Any attempt to make sense of the contemporary realities of food and eating from a sociological viewpoint must involve some consideration of the past. If we wish to try to understand the food production systems upon which we depend and the food consumption patterns in which we participate, then a familiarity with certain crucial historical themes is essential. Indeed, it is also necessary to push beyond the boundaries of recorded history into the even more speculative and hazy realms of prehistory. The aim of this first chapter is to begin to provide that background. Of course, in this context, such a background cannot be provided in any great detail, since the history and prehistory of food is a vast subject in itself, covering broad sweeps of human activity and experience. Rather, the intention is to draw attention to a number of key ideas which can enhance our comprehension of the foundations of human foodways, foundations which, by their very nature, usually remain unexamined.
Our starting point will be a consideration of the diet of early humans, a contentious and complex question, but one which can lead to insights whose implications are as important now as they were in the early stages of human evolution. The issue of the basic forms of human subsistence will then be raised, along with a discussion of what is arguably one of the most important transitions in human social organization, the shift from an ancient, long-standing dependence on hunting and gathering to food production based on the techniques of agriculture. However, it will be argued that conventional views of this transition may require reconsideration and revision. Finally, we will go on to examine the enormous implications of this transition for human social relations and arrangements, not least of which was the facilitation of the emergence of increasingly complex and large-scale social systems.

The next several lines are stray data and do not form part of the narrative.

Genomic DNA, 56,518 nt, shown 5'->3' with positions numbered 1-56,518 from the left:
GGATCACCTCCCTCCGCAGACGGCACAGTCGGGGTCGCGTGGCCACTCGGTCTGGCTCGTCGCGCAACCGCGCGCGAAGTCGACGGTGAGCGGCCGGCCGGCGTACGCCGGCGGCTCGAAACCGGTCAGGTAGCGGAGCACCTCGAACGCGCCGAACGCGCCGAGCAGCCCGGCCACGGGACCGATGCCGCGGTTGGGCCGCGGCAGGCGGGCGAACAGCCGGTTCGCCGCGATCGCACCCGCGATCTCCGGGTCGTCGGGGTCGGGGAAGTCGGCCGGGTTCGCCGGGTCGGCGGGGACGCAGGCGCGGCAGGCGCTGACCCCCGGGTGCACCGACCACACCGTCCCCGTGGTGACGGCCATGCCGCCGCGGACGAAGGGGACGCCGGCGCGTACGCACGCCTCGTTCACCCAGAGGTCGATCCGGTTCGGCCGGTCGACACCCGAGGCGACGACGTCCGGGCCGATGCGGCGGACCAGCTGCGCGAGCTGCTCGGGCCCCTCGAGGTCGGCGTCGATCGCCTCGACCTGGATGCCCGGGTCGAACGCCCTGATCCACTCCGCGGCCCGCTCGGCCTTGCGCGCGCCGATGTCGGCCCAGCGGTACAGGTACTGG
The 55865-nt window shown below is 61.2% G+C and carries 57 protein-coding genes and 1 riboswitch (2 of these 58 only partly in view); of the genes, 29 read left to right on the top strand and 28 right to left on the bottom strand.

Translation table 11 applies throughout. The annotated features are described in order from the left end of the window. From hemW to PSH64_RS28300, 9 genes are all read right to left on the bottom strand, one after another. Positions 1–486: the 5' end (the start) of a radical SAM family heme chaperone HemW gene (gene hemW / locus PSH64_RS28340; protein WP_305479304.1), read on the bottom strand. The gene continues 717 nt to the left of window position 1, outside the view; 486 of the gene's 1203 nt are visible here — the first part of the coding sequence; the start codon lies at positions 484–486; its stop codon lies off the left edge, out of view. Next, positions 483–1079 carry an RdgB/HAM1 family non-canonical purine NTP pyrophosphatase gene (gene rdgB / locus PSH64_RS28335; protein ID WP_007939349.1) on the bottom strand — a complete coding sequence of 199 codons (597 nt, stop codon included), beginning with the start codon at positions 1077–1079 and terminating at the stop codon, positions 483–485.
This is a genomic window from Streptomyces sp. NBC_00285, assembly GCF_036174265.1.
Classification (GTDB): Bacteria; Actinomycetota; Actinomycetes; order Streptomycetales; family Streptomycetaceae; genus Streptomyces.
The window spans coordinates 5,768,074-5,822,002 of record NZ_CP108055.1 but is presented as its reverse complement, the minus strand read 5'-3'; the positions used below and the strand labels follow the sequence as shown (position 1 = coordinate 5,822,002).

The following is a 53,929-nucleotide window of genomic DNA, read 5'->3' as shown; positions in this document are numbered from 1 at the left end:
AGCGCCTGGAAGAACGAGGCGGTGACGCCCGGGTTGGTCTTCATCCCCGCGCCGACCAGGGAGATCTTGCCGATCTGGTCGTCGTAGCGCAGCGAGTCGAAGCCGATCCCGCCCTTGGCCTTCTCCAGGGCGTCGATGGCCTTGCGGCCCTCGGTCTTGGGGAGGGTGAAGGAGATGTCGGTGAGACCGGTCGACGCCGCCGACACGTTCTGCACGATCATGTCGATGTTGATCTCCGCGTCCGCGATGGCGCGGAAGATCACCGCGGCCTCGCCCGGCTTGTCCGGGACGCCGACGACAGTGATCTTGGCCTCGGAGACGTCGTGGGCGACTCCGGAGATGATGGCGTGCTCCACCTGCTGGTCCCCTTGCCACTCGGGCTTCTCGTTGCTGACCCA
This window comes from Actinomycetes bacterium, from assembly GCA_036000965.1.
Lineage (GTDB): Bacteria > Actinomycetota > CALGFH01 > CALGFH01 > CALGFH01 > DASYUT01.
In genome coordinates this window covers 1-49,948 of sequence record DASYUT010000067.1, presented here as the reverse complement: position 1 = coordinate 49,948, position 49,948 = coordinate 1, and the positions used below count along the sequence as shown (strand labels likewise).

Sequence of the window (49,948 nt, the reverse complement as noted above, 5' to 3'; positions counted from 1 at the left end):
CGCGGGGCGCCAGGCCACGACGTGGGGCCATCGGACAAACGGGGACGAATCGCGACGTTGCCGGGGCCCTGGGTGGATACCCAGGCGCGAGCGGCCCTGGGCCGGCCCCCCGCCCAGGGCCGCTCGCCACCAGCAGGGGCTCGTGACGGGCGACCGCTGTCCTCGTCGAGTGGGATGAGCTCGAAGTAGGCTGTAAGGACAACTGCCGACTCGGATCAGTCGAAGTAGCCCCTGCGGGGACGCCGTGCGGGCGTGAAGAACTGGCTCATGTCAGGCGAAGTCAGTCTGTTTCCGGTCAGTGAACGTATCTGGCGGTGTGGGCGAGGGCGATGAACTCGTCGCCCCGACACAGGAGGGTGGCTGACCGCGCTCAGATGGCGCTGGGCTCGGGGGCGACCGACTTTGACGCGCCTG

Perhaps the most basic nutritional question of all relates to the nature of the ‘original’ human diet. In other words, we need to ask how our evolutionary history as a species has shaped, or been shaped by, our dietary patterns. Attempting to build up a detailed picture of the foods which our distant
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Publication information: Book title: Sociology on the Menu:An Invitation to the Study of Food and Society. Contributors: Alan Beardsworth - Author, Teresa Keil - Author. Publisher: Routledge. Place of publication: London. Publication year: 1997. Page number: 13.
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